YMCA Norfolk has been serving the young people of Norfolk for 160 years, but the challenges it faces today are, shockingly, much the same as it faced back in 1856, CEO Tim Sweeting told the Christian charity’s AGM and annual celebration event.
“Over 160 years, the YMCA has adapted to stay relevant to the young people of the day, but why we help and the difference we hope to see, that has not changed one bit,” Tim told more than 150 clients, staff, volunteers, friends and supporters, at the Open Venue in Norwich on November 9. “That’s because the fundamentals of life have not changed – the search for purpose, positive relationships and fulfilment in body, mind and spirit is still there.
“As we think about today’s world, I am sorry to say that some aspects of the context in which young people grow up have not changed over time as much as we would like to think.
“There are still pockets of huge poverty in our communities, poverty that contrasts all the more markedly because of the prosperity of other areas of our county. Inequality is a social ill that leaves people feeling marginalised and dispossessed, and where people cannot afford a decent home to live in and end up street homeless, where people have to make a choice between eating and heating, where the foodbank is a necessity – this is damaging for individuals and our communities as a whole.
“It still shocks me to see that 160 years later, Norwich is the second most likely place in the country for people who are born poor to die poor. Areas of King’s Lynn, Great Yarmouth and Thetford are not far behind,” said Tim
“If you are born in deprivation, you are much more likely to have poor outcomes, to perform badly at school, have poor health and face barriers to employment. You are also much more likely to become a looked after child, and your life chances worsen dramatically again.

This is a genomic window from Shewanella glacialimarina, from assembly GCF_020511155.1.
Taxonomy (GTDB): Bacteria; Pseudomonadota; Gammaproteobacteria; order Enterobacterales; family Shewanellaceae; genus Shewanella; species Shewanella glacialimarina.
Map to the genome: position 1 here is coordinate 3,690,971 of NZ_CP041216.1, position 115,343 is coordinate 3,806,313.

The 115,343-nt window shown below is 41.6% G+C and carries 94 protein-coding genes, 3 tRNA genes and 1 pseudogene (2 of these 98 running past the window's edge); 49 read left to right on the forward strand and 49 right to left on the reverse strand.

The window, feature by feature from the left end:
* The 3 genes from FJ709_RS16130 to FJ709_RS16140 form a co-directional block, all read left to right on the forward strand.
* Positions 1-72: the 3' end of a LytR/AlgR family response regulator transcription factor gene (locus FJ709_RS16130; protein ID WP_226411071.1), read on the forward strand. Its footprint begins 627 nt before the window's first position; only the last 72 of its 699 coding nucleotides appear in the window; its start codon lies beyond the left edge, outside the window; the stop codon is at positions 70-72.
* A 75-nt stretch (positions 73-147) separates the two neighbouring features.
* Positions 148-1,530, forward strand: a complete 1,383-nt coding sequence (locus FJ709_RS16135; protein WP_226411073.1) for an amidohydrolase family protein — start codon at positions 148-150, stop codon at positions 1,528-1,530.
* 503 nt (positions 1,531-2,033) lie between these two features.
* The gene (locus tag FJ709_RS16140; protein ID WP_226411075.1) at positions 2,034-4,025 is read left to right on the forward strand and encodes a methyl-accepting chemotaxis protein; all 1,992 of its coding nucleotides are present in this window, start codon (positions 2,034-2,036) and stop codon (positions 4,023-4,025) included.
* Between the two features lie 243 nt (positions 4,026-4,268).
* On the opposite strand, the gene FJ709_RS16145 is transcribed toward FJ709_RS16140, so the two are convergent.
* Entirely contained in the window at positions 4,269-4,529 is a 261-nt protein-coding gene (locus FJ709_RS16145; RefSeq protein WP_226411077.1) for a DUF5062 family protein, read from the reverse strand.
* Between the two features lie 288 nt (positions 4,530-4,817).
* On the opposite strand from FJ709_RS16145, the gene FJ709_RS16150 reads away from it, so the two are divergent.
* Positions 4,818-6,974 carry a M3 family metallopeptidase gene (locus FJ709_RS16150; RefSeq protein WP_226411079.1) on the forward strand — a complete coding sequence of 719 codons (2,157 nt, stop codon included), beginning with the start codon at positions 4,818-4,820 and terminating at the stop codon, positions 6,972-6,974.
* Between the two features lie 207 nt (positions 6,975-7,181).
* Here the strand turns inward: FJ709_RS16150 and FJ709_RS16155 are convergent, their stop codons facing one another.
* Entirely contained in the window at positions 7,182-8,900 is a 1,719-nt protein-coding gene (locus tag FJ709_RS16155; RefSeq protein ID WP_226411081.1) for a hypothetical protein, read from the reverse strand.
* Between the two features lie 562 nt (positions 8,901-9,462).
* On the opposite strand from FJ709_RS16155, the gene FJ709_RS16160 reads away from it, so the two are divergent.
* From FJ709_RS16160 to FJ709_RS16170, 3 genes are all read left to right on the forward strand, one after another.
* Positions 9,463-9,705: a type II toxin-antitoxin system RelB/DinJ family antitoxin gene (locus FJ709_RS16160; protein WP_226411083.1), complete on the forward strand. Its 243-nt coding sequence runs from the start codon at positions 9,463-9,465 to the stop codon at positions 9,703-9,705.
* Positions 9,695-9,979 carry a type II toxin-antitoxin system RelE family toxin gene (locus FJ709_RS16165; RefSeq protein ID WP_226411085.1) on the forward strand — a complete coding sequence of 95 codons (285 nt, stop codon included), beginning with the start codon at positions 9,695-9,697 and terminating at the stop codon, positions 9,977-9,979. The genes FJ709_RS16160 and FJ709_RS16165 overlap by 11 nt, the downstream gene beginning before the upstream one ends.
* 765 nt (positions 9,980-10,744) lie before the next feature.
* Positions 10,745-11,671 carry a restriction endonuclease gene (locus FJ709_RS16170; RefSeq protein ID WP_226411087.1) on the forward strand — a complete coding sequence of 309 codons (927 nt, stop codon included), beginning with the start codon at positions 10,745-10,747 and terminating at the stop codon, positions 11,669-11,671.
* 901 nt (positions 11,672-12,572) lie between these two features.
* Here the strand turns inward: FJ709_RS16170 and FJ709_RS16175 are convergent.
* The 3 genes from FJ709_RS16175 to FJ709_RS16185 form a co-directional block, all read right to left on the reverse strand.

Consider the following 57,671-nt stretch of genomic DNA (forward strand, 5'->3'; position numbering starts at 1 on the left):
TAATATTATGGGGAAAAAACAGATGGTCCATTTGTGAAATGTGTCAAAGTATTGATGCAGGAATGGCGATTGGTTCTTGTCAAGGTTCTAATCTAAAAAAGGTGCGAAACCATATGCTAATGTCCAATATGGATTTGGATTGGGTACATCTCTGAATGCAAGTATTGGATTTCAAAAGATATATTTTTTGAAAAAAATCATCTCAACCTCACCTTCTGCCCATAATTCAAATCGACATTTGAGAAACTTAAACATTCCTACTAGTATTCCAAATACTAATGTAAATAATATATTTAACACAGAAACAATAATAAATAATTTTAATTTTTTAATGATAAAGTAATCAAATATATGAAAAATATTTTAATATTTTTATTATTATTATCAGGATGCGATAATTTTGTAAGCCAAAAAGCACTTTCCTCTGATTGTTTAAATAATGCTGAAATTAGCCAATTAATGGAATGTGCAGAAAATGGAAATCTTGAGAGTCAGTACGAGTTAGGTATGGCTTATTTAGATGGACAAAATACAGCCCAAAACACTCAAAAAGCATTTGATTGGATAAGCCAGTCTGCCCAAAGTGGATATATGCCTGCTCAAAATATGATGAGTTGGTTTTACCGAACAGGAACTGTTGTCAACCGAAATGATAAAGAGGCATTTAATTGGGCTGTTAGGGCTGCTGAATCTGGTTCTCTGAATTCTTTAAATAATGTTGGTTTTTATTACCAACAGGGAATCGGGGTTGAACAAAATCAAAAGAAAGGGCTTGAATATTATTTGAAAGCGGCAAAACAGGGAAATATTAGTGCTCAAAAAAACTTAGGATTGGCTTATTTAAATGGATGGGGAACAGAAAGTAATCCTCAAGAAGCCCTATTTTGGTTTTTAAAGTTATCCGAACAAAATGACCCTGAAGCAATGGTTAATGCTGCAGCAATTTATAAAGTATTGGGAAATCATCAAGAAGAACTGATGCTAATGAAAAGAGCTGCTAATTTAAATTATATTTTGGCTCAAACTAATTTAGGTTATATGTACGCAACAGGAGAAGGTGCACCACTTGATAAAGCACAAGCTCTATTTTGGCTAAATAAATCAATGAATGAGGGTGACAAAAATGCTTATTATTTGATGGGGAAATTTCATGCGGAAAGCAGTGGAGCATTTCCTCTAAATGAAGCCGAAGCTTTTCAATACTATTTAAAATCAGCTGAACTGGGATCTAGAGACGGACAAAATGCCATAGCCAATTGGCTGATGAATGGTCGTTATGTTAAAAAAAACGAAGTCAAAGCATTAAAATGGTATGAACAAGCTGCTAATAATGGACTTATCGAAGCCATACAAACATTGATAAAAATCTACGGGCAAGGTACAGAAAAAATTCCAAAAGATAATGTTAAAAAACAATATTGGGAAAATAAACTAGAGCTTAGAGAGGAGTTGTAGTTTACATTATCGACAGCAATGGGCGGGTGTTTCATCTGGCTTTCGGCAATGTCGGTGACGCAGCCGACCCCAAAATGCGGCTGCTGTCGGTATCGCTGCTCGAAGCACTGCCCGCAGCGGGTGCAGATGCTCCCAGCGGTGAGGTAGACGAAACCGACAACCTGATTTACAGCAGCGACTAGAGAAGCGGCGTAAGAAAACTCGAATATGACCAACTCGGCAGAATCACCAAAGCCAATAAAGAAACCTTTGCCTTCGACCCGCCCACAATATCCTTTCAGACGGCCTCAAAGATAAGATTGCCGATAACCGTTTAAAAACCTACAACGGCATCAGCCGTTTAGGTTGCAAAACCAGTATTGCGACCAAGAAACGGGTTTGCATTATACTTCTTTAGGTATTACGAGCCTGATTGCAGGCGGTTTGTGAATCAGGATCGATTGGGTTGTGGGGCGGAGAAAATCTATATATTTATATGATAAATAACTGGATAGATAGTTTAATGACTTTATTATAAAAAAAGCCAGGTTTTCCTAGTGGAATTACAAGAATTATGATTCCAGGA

“In the YMCA, we refuse to accept that your origins should determine your future. Our Christian faith basis drives our belief that everyone has equal value and huge potential to make a difference no matter where they come from or what start in life they have had.”
Over the past 12 months YMCA Norfolk has invested in new accommodation across the county – new flats for homeless families in Norwich, new shared houses for young workers in Great Yarmouth and extending existing housing for vulnerable young people in King’s Lynn.
This against a background of significant challenges which include welfare changes and Universal Credit creating insecure income for those helped by the YMCA, government rent cuts of 1% per year for the next three years and local authority cuts also leading to potentially significant funding reductions, Tim told the charity’s AGM.
The Celebration event which followed saw residents and staff talk about its vital work. Stephanie Hillier from the families team spoke about their work supporting families to stay together. Since the team launched in 2014 they have supported more than 50 families.
Karina Flynn and Amy Moore spoke about the Heritage Lottery funded project, which has involved 50 young people, to explore YMCA Norfolk’s rich 160-year history and curate an exhibition, which is currently on show in the foyer of Open until November 23. They also introduced a video on the project, made with the help of BBC Voices.
Videos were also shown on the Supported Lodgings scheme which currently supports 40 young people:
Eloise Francis and David Canham, two young peer mentors from the Big Lottery funded Life Ready project in Great Yarmouth spoke about all the activities they get involved in, and showed a video.
The evening concluded with the YMCA Norfolk Your Voice Awards. Awards were presented to Kizzy Knowles and TJ as Tenants of the Year, Jamie Robinson received the Healthy Living Award, Alex Godd and Luke Millman were named as Young Volunteers of the Year, Amy Moore was named Young Achiever of the Year and Nadine Petch received the Inspiration Award for staff.
Pictured above are the Your Voice winners with YMCA Norfolk president Lord Richard Dannatt (left), Lord Mayor of Norwich Cllr Marion Maxwell (centre front) and CEO Tim Sweeting (right). Picture by Julia Holland.